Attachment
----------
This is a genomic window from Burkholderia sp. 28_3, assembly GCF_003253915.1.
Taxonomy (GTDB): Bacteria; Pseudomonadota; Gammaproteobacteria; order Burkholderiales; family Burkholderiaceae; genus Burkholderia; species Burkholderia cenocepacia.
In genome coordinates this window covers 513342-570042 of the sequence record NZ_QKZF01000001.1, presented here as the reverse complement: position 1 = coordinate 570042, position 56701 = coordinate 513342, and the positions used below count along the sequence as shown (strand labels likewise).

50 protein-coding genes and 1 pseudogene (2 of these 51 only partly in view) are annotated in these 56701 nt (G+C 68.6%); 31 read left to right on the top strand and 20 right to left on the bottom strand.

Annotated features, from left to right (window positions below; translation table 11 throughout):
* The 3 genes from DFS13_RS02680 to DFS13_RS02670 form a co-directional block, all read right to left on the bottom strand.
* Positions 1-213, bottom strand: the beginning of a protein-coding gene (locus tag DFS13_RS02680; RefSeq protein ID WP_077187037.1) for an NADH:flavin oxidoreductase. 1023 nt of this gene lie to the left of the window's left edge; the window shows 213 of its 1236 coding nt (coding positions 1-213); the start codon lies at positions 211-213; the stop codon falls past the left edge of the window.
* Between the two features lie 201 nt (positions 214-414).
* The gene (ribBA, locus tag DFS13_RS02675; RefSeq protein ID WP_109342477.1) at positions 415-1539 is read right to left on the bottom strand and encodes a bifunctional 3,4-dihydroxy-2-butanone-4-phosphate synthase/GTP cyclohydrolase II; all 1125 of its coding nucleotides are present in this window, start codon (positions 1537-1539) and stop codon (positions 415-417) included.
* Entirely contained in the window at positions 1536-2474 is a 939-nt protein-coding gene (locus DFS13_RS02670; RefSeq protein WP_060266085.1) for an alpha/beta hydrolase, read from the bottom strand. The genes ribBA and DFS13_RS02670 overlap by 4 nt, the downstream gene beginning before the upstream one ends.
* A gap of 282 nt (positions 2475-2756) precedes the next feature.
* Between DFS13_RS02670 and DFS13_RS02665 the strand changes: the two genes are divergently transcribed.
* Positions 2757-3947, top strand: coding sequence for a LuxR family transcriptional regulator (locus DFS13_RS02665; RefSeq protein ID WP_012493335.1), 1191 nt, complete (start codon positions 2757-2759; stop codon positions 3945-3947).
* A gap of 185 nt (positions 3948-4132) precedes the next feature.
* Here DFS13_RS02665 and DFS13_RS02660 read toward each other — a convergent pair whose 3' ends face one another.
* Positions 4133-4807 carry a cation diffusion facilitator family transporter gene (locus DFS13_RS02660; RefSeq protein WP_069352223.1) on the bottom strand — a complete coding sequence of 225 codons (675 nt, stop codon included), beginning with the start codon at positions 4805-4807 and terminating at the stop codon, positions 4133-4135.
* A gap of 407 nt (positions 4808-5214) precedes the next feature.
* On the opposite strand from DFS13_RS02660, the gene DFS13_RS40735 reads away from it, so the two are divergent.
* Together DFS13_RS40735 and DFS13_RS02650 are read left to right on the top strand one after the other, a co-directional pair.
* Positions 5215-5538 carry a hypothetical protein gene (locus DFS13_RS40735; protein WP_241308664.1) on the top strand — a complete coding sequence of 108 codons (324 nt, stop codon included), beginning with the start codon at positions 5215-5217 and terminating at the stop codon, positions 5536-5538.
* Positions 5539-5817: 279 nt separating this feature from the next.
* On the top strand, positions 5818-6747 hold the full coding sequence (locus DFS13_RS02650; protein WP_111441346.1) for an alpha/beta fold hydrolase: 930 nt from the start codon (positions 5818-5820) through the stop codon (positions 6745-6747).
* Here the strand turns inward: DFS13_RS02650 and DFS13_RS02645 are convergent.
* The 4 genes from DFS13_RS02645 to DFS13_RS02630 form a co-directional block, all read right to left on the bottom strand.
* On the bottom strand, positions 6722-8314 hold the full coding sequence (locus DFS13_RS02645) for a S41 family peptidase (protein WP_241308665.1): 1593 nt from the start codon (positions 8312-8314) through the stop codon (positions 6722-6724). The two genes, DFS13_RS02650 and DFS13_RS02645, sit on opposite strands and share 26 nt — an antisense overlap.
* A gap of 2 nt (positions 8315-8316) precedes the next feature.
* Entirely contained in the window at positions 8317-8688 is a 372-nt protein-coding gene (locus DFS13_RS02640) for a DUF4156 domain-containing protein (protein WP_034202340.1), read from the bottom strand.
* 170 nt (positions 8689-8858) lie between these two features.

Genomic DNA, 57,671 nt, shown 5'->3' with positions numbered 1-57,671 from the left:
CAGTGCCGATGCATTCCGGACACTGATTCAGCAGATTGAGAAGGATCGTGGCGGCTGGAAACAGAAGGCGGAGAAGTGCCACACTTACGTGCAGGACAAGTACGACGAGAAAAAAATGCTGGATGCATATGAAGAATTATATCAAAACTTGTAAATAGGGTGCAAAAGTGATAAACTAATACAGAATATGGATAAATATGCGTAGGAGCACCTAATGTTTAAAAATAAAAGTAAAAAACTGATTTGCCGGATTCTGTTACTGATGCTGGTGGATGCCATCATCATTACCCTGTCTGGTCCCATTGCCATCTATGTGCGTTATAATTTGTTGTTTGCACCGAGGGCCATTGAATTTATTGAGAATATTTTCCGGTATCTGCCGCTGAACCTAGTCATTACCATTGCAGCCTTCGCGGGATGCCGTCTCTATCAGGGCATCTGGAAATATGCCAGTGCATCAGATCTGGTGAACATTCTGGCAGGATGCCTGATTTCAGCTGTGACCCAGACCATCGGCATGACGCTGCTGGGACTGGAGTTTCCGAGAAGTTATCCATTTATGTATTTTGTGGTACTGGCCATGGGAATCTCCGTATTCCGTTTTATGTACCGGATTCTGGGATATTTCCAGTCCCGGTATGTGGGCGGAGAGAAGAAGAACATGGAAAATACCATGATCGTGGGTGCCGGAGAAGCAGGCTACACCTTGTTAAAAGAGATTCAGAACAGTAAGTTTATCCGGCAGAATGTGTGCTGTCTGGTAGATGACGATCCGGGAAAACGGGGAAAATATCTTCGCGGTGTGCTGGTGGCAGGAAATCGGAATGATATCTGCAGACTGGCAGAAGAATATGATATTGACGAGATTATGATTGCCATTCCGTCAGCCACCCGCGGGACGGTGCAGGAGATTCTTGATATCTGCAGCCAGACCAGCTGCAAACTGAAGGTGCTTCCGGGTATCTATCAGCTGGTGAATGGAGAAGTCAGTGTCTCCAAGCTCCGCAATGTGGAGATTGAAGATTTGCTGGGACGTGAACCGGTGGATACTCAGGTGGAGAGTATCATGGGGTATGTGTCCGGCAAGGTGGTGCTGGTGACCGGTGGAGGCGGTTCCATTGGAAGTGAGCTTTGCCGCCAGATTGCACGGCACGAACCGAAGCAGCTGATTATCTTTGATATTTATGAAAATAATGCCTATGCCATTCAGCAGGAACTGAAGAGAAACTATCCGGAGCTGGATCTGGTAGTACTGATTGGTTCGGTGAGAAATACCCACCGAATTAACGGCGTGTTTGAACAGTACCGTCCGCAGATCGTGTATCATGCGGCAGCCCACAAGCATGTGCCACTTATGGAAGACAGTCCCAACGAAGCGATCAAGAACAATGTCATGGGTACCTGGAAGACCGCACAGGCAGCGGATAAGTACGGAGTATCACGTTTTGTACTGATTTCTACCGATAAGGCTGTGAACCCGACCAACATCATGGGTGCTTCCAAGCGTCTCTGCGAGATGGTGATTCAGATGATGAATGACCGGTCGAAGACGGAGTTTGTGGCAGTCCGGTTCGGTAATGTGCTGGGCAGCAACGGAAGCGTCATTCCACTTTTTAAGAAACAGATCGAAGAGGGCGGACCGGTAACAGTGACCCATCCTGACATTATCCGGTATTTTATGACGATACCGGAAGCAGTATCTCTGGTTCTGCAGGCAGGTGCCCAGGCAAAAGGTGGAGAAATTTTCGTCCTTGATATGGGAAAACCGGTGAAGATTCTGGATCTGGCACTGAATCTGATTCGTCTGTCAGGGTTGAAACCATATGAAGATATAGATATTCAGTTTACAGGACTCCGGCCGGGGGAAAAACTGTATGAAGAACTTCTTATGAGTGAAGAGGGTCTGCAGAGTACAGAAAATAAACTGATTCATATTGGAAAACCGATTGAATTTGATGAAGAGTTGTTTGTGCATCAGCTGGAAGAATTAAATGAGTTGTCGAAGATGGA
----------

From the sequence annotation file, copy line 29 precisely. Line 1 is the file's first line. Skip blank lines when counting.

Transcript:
Genomic DNA, 57,671 nt, shown 5'->3' with positions numbered 1-57,671 from the left: